31 October 2013

Congressman Goodlatte Versus the Patent Trolls

There's Nothing Like a Good Latte!I have previously expressed the opinion here that the patent troll problem is primarily one of litigation abuse, rather than patent abuse (see, e.g., earlier articles on why trolls are largely a US phenomenon, and why the Australian system is less conducive to their nefarious business models).  Previous US attempts to curb troll activity, such as the proposed Saving High-Tech Innovators from Egregious Legal Disputes (SHIELD) Act of 2013 [PDF, 248kB], and its predecessor of 2012, have generally made the mistake of focussing on the technology to which the patent applies and/or the nature of the patent holder.

But a troll is defined by its actions, not by its corporate identity, the history of its patents, or the technology to which those patents apply.

Republican Congressman Bob Goodlatte apparently gets it.  On 23 October 2013 he introduced the proposed Innovation Act 2013, which he describes as a patent litigation reform bill.  The bill is technology-neutral and, as the Congressman’s media release explains:

…targets abusive patent litigation behavior and not specific entities with the goal of preventing individuals from taking advantage of gaps in the system to engage in litigation extortion.  It does not attempt to eliminate valid patent litigation.

In the past week I have read numerous responses to the Goodlatte bill.  A few have been relatively neutral, and simply set out the various provisions of the bill.  Others raise a number of the issues which have previously caused me to express some scepticism as to whether the US would be willing to take the action necessary to rein in patent trolls.  Over at the IAM Magazine Blog, Joff Wild rightly points out that the bill is not specifically ‘anti-troll’, but will affect the risks and obligations faced by patent plaintiffs generally.  Andrew Williams, writing on the PatentDocs blog, describes the proposed legislation as a ‘blunt instrument that will impact all patent infringement actions’.  The Innovation Alliance, which largely represents smaller innovators and patent owners, has also been critical of the bill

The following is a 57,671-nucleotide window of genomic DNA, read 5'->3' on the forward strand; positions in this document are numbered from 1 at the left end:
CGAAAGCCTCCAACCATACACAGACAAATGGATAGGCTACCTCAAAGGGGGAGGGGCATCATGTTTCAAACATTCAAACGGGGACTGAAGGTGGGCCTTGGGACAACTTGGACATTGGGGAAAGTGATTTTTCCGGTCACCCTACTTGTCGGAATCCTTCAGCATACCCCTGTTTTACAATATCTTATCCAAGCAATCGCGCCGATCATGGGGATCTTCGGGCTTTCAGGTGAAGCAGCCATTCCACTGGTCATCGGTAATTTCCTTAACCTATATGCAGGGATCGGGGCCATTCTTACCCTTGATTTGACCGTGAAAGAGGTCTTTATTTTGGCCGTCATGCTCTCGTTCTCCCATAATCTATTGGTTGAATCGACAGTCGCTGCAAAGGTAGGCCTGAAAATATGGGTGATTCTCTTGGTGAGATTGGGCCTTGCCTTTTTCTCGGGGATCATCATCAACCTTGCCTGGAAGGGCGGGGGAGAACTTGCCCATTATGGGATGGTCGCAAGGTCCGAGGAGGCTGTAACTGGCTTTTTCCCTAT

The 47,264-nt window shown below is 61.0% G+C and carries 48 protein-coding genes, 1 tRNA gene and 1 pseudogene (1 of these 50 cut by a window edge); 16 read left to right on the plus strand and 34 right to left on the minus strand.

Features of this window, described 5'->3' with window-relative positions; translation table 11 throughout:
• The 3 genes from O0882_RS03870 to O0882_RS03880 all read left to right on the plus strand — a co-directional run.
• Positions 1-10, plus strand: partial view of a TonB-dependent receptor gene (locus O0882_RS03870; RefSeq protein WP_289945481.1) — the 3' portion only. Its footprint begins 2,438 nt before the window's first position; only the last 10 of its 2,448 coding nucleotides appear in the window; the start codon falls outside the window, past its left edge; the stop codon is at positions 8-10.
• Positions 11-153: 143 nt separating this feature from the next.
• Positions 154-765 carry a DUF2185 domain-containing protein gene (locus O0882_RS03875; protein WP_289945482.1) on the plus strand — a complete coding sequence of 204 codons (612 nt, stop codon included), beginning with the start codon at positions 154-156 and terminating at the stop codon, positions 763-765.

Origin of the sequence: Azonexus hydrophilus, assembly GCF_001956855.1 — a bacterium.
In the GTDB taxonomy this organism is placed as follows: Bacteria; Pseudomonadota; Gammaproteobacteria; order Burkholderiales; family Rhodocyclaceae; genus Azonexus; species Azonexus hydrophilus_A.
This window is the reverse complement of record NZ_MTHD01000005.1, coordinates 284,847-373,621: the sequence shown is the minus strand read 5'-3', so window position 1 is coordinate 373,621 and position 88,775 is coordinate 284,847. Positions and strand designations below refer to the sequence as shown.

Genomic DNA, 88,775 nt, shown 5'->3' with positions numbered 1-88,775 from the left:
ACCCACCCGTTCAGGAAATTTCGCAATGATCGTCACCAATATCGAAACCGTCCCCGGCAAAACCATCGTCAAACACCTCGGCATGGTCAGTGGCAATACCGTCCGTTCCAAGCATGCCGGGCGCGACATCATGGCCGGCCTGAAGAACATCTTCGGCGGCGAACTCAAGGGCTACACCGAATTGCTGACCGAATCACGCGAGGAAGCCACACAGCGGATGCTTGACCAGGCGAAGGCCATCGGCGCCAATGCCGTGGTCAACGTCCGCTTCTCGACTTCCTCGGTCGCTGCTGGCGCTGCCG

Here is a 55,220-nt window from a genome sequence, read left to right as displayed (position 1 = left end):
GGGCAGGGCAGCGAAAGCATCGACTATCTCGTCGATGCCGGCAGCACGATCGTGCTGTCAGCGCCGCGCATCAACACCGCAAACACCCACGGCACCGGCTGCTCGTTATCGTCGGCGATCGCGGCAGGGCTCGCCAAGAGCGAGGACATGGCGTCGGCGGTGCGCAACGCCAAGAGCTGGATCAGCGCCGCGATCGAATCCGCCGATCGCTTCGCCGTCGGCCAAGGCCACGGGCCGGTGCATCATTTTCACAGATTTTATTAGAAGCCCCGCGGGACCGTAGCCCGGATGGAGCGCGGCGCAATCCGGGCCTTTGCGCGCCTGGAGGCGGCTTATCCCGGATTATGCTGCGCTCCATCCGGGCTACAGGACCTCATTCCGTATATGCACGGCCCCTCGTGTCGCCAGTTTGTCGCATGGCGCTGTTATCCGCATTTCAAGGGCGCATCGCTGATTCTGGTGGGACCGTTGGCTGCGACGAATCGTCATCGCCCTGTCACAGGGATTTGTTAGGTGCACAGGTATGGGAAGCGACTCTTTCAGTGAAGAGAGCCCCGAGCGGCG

None of this surprises me.  I have previously expressed my opinion that there is no way to curb trolls without impacting the rights of patent-holders more generally.  The goal must be to strike the right balance, not to try (and fail) to be all things to all people.

The Troll Problem Is Not About ‘Software Patents’

Another response I have read is that of the Electronic Frontier Foundation (EFF).  I have suggested in the past that the EFF is missing the point, and misdirecting resources, with its crusade against ‘software patents’ (alternatively known by the EFF as ‘stupid patents’).  While the EFF (unsurprisingly) supports the Goodlatte proposals, it continues to maintain that the ‘root cause’ of the problem is ‘the flood of low-quality, over-broad software patents.’

So here’s the thing.  Patent trolls are a real problem.  That problem relates to the use of the litigation system as a means to extort ‘licensing fees’ from targets who wish to avoid the costs associated with litigation.  While the actual economic cost of troll activity may be disputed, there is widespread agreement that it would be beneficial to eliminate at least the most egregious examples of extortionate behaviour.  Based on experience in other jurisdictions, there are good prospects that the Goodlatte bill will have a positive effect.

While there is little doubt that trolls exist, there is vastly less evidence (indeed, none that I am aware of) for the claim that there is a ‘flood of low-quality, over-broad software patents’.  My own experience is, indeed, quite to the contrary.  In the many cases in which I have been involved over the past decade, it has actually been quite difficult to get even the most worthy of claims to computer-implemented inventions through the examination process at the USPTO.  It is possible that I have merely happened to encounter the most diligent examiners, though this seems somewhat implausible.  More likely, there are fewer problems with the examination process than the EFF, and other opponents of ‘software patents’, would have us believe.